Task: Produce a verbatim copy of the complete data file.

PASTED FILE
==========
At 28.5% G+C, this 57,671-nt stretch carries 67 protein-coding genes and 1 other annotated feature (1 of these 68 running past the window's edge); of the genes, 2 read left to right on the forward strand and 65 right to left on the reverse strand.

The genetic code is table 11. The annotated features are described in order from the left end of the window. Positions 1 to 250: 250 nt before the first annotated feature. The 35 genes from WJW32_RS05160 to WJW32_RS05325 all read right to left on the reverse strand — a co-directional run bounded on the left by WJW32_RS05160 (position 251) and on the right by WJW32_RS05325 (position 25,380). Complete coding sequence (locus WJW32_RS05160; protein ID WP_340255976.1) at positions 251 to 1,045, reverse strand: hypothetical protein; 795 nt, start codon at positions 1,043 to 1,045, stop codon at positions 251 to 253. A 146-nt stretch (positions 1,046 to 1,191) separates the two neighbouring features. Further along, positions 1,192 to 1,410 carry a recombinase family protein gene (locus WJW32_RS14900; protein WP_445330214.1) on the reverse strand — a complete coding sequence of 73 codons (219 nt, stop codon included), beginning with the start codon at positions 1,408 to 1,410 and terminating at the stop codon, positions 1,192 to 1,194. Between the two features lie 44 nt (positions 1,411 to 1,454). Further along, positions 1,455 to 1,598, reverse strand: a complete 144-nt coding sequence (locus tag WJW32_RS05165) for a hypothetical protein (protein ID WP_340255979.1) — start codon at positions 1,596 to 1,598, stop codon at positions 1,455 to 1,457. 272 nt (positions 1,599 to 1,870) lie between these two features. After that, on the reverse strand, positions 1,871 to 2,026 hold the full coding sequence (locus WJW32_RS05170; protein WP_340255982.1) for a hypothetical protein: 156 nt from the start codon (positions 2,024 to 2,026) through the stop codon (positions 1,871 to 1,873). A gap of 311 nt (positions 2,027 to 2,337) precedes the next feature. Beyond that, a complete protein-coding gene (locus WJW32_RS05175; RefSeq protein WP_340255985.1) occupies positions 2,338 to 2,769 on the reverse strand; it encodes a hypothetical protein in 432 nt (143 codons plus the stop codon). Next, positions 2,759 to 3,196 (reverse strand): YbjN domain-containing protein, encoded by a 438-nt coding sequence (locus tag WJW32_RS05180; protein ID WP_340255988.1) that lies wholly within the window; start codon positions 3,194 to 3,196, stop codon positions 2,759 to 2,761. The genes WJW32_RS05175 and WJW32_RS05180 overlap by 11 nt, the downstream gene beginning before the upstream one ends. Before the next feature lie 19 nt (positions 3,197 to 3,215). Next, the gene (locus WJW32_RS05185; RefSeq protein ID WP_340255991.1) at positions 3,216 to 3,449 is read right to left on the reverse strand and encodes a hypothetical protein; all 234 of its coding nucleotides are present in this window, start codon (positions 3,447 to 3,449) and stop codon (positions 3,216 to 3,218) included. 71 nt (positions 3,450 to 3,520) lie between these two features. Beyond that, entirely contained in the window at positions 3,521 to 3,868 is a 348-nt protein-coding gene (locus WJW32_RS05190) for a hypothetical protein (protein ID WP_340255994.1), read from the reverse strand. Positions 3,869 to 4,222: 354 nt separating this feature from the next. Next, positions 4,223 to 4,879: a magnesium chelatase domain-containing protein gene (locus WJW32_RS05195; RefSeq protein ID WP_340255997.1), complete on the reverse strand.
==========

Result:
At 28.5% G+C, this 57,671-nt stretch carries 67 protein-coding genes and 1 other annotated feature (1 of these 68 running past the window's edge); of the genes, 2 read left to right on the forward strand and 65 right to left on the reverse strand.

The genetic code is table 11. The annotated features are described in order from the left end of the window. Positions 1 to 250: 250 nt before the first annotated feature. The 35 genes from WJW32_RS05160 to WJW32_RS05325 all read right to left on the reverse strand — a co-directional run bounded on the left by WJW32_RS05160 (position 251) and on the right by WJW32_RS05325 (position 25,380). Complete coding sequence (locus WJW32_RS05160; protein ID WP_340255976.1) at positions 251 to 1,045, reverse strand: hypothetical protein; 795 nt, start codon at positions 1,043 to 1,045, stop codon at positions 251 to 253. A 146-nt stretch (positions 1,046 to 1,191) separates the two neighbouring features. Further along, positions 1,192 to 1,410 carry a recombinase family protein gene (locus WJW32_RS14900; protein WP_445330214.1) on the reverse strand — a complete coding sequence of 73 codons (219 nt, stop codon included), beginning with the start codon at positions 1,408 to 1,410 and terminating at the stop codon, positions 1,192 to 1,194. Between the two features lie 44 nt (positions 1,411 to 1,454). Further along, positions 1,455 to 1,598, reverse strand: a complete 144-nt coding sequence (locus tag WJW32_RS05165) for a hypothetical protein (protein ID WP_340255979.1) — start codon at positions 1,596 to 1,598, stop codon at positions 1,455 to 1,457. 272 nt (positions 1,599 to 1,870) lie between these two features. After that, on the reverse strand, positions 1,871 to 2,026 hold the full coding sequence (locus WJW32_RS05170; protein WP_340255982.1) for a hypothetical protein: 156 nt from the start codon (positions 2,024 to 2,026) through the stop codon (positions 1,871 to 1,873). A gap of 311 nt (positions 2,027 to 2,337) precedes the next feature. Beyond that, a complete protein-coding gene (locus WJW32_RS05175; RefSeq protein WP_340255985.1) occupies positions 2,338 to 2,769 on the reverse strand; it encodes a hypothetical protein in 432 nt (143 codons plus the stop codon). Next, positions 2,759 to 3,196 (reverse strand): YbjN domain-containing protein, encoded by a 438-nt coding sequence (locus tag WJW32_RS05180; protein ID WP_340255988.1) that lies wholly within the window; start codon positions 3,194 to 3,196, stop codon positions 2,759 to 2,761. The genes WJW32_RS05175 and WJW32_RS05180 overlap by 11 nt, the downstream gene beginning before the upstream one ends. Before the next feature lie 19 nt (positions 3,197 to 3,215). Next, the gene (locus WJW32_RS05185; RefSeq protein ID WP_340255991.1) at positions 3,216 to 3,449 is read right to left on the reverse strand and encodes a hypothetical protein; all 234 of its coding nucleotides are present in this window, start codon (positions 3,447 to 3,449) and stop codon (positions 3,216 to 3,218) included. 71 nt (positions 3,450 to 3,520) lie between these two features. Beyond that, entirely contained in the window at positions 3,521 to 3,868 is a 348-nt protein-coding gene (locus WJW32_RS05190) for a hypothetical protein (protein ID WP_340255994.1), read from the reverse strand. Positions 3,869 to 4,222: 354 nt separating this feature from the next. Next, positions 4,223 to 4,879: a magnesium chelatase domain-containing protein gene (locus WJW32_RS05195; RefSeq protein ID WP_340255997.1), complete on the reverse strand.